By Michael Berman
Facing severe inflation, food shortages, and a collapsing economy, over 3.6 million Venezuelans have fled the country. And according to the United Nations High Commissioner for Refugees (UNHCR), by the end of 2019, this will climb to 5.4 million.
Colombia, which shares a 2,253-kilometer (km) border with Venezuela, has received the lion’s share of migrants and is weathering this storm by proactively integrating Venezuelans into the domestic economy. For instance, the Colombian government has granted over 400,000
To assess the governments’ and humanitarian networks’ response to this crisis, I recently traveled to Cúcuta, Colombia. The city of Cúcuta sits on the Western border of the Venezuelan town of San Antonio. And despite the city traditionally relying on international trade, currency exchanges, and gasoline, it now serves as an arrival point for hundreds of thousands of immigrants crossing the Simón Bolivar International Bridge.
While some immigrants receive passport stamps and PEP application instructions at the checkpoint—many do not. A family resting outside the Centro de Migraciones, the only publicized refugee shelter in Cúcuta, told us that despite using an official border crossing, they did not receive a stamp in their passport nor any form of temporary identification. Instead, they are stuck and are trying to save enough cash to rent an apartment.
With these issues in mind, there have been some efforts at mustering an international response. An example of this is the recently unveiled Refugee and Migrant Response Plan, a joint effort by the UNHCR, the International Organization for Migration, and South American and Caribbean countries. Yet, despite these recent efforts, with medical supply trucks burning at the Venezuelan border, there is scant evidence sufficient aid will arrive anytime soon.
In addition to having little international help, it is clear that the necessary infrastructure is not in place. As Venezuelan’s cross the Simón Bolivar International Bridge, they are not only welcomed by the bustling immigrant neighborhood of Villa Del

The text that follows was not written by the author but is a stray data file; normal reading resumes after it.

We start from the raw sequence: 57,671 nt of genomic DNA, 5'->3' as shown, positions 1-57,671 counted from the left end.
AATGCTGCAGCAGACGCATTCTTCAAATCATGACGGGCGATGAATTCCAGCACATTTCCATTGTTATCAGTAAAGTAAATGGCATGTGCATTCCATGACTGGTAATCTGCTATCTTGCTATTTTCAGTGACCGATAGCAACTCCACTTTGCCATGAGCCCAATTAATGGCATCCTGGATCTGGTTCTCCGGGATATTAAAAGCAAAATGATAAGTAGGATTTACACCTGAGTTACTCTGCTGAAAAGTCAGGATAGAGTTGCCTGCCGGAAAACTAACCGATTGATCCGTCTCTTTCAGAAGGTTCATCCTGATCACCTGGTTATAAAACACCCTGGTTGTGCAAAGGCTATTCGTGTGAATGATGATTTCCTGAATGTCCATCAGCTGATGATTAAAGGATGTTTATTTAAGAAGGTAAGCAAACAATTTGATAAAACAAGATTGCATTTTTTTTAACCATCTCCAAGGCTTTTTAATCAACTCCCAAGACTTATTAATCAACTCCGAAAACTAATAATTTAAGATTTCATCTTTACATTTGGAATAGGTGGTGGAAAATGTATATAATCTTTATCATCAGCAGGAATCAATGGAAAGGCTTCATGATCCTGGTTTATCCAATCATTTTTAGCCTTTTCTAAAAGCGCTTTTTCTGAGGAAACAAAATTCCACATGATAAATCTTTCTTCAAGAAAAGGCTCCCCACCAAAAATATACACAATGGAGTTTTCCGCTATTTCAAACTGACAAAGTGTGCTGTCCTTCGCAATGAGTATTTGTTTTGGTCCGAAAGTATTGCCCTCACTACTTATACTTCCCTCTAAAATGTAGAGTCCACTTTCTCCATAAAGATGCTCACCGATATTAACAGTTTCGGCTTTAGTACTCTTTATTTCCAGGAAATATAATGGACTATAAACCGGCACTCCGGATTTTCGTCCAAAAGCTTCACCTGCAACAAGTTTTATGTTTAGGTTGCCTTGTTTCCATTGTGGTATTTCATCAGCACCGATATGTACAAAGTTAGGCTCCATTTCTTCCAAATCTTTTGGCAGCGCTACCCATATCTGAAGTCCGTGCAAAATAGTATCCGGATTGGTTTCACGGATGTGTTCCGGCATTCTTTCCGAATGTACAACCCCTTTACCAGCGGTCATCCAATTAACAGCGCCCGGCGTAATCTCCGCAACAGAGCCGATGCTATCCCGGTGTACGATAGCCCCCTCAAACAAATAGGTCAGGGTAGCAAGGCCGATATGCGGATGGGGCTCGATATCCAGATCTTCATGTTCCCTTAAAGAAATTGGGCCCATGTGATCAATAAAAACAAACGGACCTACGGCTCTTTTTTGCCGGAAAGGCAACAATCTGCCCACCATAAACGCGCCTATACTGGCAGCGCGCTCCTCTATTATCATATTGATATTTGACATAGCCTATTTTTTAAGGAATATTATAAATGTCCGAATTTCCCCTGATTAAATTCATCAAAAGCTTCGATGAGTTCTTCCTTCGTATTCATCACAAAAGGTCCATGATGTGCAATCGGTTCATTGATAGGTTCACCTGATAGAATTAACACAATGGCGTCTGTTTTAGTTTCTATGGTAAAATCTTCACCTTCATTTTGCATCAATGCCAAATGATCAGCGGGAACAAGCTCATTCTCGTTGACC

This group, which provides medical treatment to new migrants, is loosely organized by allies of Juan Gauidó, but it is unclear from whom it receives funding. And while immigrants could use another checkpoint to receive vaccinations, the only other location that has similar capabilities primarily serves commercial vehicles.
Immigration is straining Cúcuta’s resources, giving it the third highest unemployment
Another unfortunate immigrant, forced to work in the informal economy, is Leo, who arrived last year from Caracas and holds a job as a night security guard. Considering himself lucky after a stint in the Venezuelan military, he found work in Cúcuta guarding houses, receiving Colombian peso (COP) 1,000 (USD 0.32) per house per night. With that income, he splits a USD 162 apartment with his friend and his friend’s mother.
Effects of military action
Any military conflict could ruin Colombia’s tenuous efforts at maintaining stability. Despite a 2016 peace treaty with the Revolutionary Armed Forces of Colombia, terrorist and paramilitary groups, like the National Liberation Army, occupy large swaths of territory on the eastern border of Colombia. In the event of military action or Venezuela becoming a failed state, rapidly formed evacuation routes would cross through these areas.
The impact of traversing these areas is hard to predict, but most likely, newcomers to the region would face
Unfortunately, the political consequences of taking action are dangerous for South America and the US. A populist backlash in South American democracies against immigration, similar to Europe and the US, could strain the Mercosur Residence Agreement or even the Southern Common Market (Mercosur) itself. This is problematic, as increased South American integration strengthens the entire Americas block and allows the US to focus its resources on threats further abroad.
The US and the international community must tread lightly. Currently, there is an opening to replace President Maduro with the young and scandal-free Juan Guaidó. However, any military action to make this a reality would further destabilize Colombia and the rest of the Americas. Fearing this outcome, the US may prefer a weak authoritarian leader, such as Maduro, rather than face the cascading problems that would stem from armed conflict and regime change.
Michael Berman currently resides in Cartagena, Colombia and is a proud graduate of The George Washington University. Additional reporting was provided by Gustavo Valiente Mosquera with special thanks to Cheo Ferreira Saenz for lending his support.
Photo courtesy of Gustavo Valiente